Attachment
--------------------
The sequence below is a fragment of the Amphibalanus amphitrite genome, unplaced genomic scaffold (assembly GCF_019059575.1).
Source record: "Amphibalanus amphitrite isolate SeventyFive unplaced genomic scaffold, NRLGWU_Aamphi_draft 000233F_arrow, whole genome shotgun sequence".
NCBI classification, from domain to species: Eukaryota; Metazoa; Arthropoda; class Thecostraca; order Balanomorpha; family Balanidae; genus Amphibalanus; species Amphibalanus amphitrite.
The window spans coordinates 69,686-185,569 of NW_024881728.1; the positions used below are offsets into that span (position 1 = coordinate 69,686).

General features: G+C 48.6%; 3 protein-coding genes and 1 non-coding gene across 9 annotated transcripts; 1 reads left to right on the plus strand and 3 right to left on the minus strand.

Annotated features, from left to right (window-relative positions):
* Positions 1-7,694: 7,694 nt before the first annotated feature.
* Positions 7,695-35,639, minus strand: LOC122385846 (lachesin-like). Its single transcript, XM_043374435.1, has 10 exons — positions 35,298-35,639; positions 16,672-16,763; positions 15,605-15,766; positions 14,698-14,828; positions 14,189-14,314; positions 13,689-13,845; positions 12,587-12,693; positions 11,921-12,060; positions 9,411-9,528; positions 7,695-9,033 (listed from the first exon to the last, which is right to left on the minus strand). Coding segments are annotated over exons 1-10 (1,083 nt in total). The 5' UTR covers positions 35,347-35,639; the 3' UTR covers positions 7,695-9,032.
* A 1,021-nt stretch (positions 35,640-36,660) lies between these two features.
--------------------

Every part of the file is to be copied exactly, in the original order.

The sequence below is a fragment of the Amphibalanus amphitrite genome, unplaced genomic scaffold (assembly GCF_019059575.1).
Source record: "Amphibalanus amphitrite isolate SeventyFive unplaced genomic scaffold, NRLGWU_Aamphi_draft 000233F_arrow, whole genome shotgun sequence".
NCBI classification, from domain to species: Eukaryota; Metazoa; Arthropoda; class Thecostraca; order Balanomorpha; family Balanidae; genus Amphibalanus; species Amphibalanus amphitrite.
The window spans coordinates 69,686-185,569 of NW_024881728.1; the positions used below are offsets into that span (position 1 = coordinate 69,686).

General features: G+C 48.6%; 3 protein-coding genes and 1 non-coding gene across 9 annotated transcripts; 1 reads left to right on the plus strand and 3 right to left on the minus strand.

Annotated features, from left to right (window-relative positions):
* Positions 1-7,694: 7,694 nt before the first annotated feature.
* Positions 7,695-35,639, minus strand: LOC122385846 (lachesin-like). Its single transcript, XM_043374435.1, has 10 exons — positions 35,298-35,639; positions 16,672-16,763; positions 15,605-15,766; positions 14,698-14,828; positions 14,189-14,314; positions 13,689-13,845; positions 12,587-12,693; positions 11,921-12,060; positions 9,411-9,528; positions 7,695-9,033 (listed from the first exon to the last, which is right to left on the minus strand). Coding segments are annotated over exons 1-10 (1,083 nt in total). The 5' UTR covers positions 35,347-35,639; the 3' UTR covers positions 7,695-9,032.
* A 1,021-nt stretch (positions 35,640-36,660) lies between these two features.